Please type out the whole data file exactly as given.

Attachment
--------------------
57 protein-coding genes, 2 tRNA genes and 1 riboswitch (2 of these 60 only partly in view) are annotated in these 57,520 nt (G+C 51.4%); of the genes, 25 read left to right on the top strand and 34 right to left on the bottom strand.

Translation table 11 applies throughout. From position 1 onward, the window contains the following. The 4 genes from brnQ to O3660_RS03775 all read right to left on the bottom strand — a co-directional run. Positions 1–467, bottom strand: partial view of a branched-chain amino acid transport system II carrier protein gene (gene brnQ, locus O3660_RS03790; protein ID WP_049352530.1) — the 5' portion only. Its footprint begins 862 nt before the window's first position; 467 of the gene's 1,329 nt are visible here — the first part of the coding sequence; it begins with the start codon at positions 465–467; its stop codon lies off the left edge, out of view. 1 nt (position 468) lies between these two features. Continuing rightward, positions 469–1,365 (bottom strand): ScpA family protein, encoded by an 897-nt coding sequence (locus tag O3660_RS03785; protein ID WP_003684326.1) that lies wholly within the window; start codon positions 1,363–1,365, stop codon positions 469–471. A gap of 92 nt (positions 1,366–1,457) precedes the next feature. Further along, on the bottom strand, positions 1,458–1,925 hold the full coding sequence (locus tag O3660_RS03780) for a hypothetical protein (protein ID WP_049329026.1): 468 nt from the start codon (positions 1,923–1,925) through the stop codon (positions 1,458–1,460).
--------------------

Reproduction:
57 protein-coding genes, 2 tRNA genes and 1 riboswitch (2 of these 60 only partly in view) are annotated in these 57,520 nt (G+C 51.4%); of the genes, 25 read left to right on the top strand and 34 right to left on the bottom strand.

Translation table 11 applies throughout. From position 1 onward, the window contains the following. The 4 genes from brnQ to O3660_RS03775 all read right to left on the bottom strand — a co-directional run. Positions 1–467, bottom strand: partial view of a branched-chain amino acid transport system II carrier protein gene (gene brnQ, locus O3660_RS03790; protein ID WP_049352530.1) — the 5' portion only. Its footprint begins 862 nt before the window's first position; 467 of the gene's 1,329 nt are visible here — the first part of the coding sequence; it begins with the start codon at positions 465–467; its stop codon lies off the left edge, out of view. 1 nt (position 468) lies between these two features. Continuing rightward, positions 469–1,365 (bottom strand): ScpA family protein, encoded by an 897-nt coding sequence (locus tag O3660_RS03785; protein ID WP_003684326.1) that lies wholly within the window; start codon positions 1,363–1,365, stop codon positions 469–471. A gap of 92 nt (positions 1,366–1,457) precedes the next feature. Further along, on the bottom strand, positions 1,458–1,925 hold the full coding sequence (locus tag O3660_RS03780) for a hypothetical protein (protein ID WP_049329026.1): 468 nt from the start codon (positions 1,923–1,925) through the stop codon (positions 1,458–1,460).